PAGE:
Pier Side: Adoption of 2021-2026 Strategic Plan tops Thursday’s meeting

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Pier Side, monthly newsletter from the Port of Tacoma

April 13, 2021

In this issue:

Adoption of 2021-2026 Strategic Plan tops Thursday’s meeting

At its public meeting on Thursday, April 15, the Port of Tacoma Commission will consider the adoption of the 2021-2026 Strategic Plan. The latest draft of the Strategic Plan is available on our website.

The public meeting begins at noon and will be streamed live on the Port of Tacoma’s website. You can also dial in at 253-617-4257 and use the conference ID 837 691 354#. View the full meeting agenda.

To deliver comments during the public testimony portion of the meeting, please send an email to comment@portoftacoma.com by 9 a.m. PT, Wednesday, April 14, 2021 that includes your name, the telephone number you will be calling from, and the agenda topic you wish to speak to. Please include “speaker” in the subject line. Written comments may be submitted to the same email address and will be provided to the commissioners.

Ports of Vancouver, BC, Tacoma and Seattle aim to phase out maritime emissions by 2050

photo of  large container ship arriving at a port

The Northwest ports of Vancouver, British Columbia, Tacoma, Seattle, and the combined container operations of The Northwest Seaport Alliance, are jointly committing to a new vision to phase out emissions from seaport-related activities by 2050. In a collaboration among the four ports, the Northwest Ports Clean Air Strategy seeks to meet this target through changes in equipment, fuels, and infrastructure, supporting cleaner air for local communities and fulfilling the ports’ shared responsibility to help limit global temperature rise to 1.5 degrees Celsius.

To learn more about the Northwest Ports Clean Air Strategy, join us at the April 14 virtual community briefing.

Presentations will focus on a strategy for a carbon-free future and actions to reduce and phase out air and climate emissions in six sectors of port activity: oceangoing vessels, cargo-handling equipment, trucks, harbor vessels, rail, and port administration and tenant facilities.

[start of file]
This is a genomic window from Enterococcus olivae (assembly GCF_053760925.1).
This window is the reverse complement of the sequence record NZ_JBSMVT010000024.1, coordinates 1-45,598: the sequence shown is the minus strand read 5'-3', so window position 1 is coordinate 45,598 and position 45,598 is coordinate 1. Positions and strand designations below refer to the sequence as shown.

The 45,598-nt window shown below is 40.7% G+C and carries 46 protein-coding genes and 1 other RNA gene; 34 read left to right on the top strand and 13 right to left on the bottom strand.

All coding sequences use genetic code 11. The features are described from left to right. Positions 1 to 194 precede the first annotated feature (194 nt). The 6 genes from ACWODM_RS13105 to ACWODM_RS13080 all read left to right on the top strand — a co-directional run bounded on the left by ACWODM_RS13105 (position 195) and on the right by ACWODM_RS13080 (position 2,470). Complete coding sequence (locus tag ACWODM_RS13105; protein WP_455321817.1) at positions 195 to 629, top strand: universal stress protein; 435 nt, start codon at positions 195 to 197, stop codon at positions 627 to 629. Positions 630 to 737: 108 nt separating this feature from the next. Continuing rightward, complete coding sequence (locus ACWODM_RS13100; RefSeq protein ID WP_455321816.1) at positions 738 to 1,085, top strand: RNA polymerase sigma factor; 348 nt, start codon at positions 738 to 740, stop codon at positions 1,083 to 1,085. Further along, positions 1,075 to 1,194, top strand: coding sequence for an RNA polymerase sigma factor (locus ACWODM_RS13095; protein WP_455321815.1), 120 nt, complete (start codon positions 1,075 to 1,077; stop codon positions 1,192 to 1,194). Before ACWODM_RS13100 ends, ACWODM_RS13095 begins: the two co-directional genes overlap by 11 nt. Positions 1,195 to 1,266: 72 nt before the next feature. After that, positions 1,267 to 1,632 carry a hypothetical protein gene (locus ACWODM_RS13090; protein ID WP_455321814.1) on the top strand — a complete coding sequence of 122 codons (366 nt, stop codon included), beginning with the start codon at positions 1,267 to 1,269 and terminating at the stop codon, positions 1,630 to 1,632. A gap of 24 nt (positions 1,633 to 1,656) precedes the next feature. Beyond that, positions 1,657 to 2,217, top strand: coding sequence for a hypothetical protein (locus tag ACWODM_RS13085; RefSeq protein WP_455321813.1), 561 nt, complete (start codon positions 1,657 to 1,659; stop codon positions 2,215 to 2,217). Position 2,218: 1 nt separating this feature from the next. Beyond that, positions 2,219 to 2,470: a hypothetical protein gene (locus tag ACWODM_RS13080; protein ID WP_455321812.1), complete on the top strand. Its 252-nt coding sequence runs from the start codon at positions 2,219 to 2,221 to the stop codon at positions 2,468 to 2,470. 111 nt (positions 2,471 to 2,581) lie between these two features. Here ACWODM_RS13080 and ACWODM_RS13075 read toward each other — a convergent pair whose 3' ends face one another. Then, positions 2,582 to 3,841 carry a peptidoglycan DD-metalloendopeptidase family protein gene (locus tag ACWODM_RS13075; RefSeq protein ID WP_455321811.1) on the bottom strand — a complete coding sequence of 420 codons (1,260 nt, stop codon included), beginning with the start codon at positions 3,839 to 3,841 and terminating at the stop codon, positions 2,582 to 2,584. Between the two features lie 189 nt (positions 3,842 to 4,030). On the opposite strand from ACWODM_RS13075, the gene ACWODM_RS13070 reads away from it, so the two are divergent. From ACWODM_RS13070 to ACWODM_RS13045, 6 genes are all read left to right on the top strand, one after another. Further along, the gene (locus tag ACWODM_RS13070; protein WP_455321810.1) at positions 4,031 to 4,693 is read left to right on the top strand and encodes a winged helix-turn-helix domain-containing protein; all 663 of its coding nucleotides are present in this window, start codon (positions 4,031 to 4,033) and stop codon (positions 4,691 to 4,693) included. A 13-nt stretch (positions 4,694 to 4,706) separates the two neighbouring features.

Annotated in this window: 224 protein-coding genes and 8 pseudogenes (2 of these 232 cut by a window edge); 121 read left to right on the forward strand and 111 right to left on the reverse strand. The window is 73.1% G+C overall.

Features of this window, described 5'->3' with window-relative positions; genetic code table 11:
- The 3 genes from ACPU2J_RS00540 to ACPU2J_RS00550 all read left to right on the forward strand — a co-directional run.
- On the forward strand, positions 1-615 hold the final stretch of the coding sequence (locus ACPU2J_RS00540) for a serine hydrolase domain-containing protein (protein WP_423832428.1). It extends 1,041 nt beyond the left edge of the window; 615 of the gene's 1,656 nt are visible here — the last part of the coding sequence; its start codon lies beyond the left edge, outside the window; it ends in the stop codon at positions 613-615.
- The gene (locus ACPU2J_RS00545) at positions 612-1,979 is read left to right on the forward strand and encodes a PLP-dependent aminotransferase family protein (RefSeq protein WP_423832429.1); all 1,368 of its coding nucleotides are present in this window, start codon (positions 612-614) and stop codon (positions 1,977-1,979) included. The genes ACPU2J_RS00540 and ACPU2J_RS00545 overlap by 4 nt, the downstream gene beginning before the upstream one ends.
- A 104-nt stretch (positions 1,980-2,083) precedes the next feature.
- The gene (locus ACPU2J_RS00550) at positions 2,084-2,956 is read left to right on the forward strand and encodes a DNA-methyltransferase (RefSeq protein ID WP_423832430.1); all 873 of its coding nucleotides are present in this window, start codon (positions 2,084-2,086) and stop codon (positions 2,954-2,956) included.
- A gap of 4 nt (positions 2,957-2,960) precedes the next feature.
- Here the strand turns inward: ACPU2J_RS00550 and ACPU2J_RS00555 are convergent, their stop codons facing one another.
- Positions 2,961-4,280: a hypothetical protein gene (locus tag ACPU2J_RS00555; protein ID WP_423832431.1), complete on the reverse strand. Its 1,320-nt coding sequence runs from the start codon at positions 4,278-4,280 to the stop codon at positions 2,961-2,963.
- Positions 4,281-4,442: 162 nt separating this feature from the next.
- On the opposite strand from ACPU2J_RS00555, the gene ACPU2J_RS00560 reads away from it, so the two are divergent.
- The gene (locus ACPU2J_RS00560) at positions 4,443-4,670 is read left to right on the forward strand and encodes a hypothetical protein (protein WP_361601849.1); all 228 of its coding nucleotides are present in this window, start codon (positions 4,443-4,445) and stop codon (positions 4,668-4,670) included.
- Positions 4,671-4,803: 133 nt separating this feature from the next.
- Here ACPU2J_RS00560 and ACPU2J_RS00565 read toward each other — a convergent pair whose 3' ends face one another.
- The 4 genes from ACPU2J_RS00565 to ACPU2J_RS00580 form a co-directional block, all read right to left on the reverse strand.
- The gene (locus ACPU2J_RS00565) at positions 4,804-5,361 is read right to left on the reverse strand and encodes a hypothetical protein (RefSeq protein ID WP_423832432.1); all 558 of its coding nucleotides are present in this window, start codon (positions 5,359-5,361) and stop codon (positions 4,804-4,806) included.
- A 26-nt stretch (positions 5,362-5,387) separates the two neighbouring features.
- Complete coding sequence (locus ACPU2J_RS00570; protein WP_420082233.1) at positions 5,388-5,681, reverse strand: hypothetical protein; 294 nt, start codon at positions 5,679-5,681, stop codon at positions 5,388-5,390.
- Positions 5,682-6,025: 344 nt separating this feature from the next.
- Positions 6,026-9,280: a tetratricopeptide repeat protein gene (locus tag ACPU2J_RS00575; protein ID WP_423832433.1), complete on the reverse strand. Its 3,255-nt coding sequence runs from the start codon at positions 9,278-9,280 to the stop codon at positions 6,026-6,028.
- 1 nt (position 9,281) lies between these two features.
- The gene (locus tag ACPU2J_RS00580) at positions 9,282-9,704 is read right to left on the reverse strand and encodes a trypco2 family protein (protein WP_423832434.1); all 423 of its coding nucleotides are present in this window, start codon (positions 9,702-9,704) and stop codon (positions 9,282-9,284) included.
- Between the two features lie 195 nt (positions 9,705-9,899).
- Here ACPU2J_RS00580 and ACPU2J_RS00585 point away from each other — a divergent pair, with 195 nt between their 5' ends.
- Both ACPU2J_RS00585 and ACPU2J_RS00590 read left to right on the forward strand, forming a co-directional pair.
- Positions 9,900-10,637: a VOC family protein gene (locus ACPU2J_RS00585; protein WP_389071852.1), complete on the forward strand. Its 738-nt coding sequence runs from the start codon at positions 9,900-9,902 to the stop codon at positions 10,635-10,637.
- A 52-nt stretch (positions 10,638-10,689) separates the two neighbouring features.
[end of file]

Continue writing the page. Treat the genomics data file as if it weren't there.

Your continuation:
Port staff will also present ideas to spur development and deployment of clean fuels and technologies, while advancing job creation and commerce in the region.

Register today!

  • Date: Wednesday, April 14, 2021
  • Time: 4 - 5 p.m.
  • Location: Microsoft Teams; meeting link will be sent to registered attendees 

Share your vision for Tacoma Tideflats

photo of container ship leaving port

The Port of Tacoma is partnering with the City of Tacoma, the Puyallup Tribe of Indians, Pierce County, and the City of Fife on a subarea plan to establish a shared, long-term vision, and a more coordinated approach to development, environmental review and strategic capital investments in support of the Port of Tacoma Manufacturing Industrial Center.

Take the online survey and share your ideas on: 

  • How you think the Tideflats should look and function over the next 20 years?
  • What would you want to preserve, create, or change about the Tideflats? 

This survey will remain open through April 30, 2021. All responses are completely anonymous and will be kept confidential.

Port of Tacoma welcomes new tenant Silverback Marine

Silverback Marine

The Port of Tacoma is proud to welcome its newest tenant Silverback Marine, a full-service aluminum boat builder, who has relocated to Tacoma from their previous location in Seattle’s SODO neighborhood.

Silverback Marine specializes in landing crafts, skiffs, offshore boats, barges, dredges, and catamaran boats for a wide customer base that includes maritime, government, commercial, as well as pleasure craft boaters throughout the region. They were recently awarded a contract to build an all-electric pumpout vessel for the Port of Lopez Island. Read more>>

A new light: Preserving Pierce County’s maritime history

photo of browns point lighthouse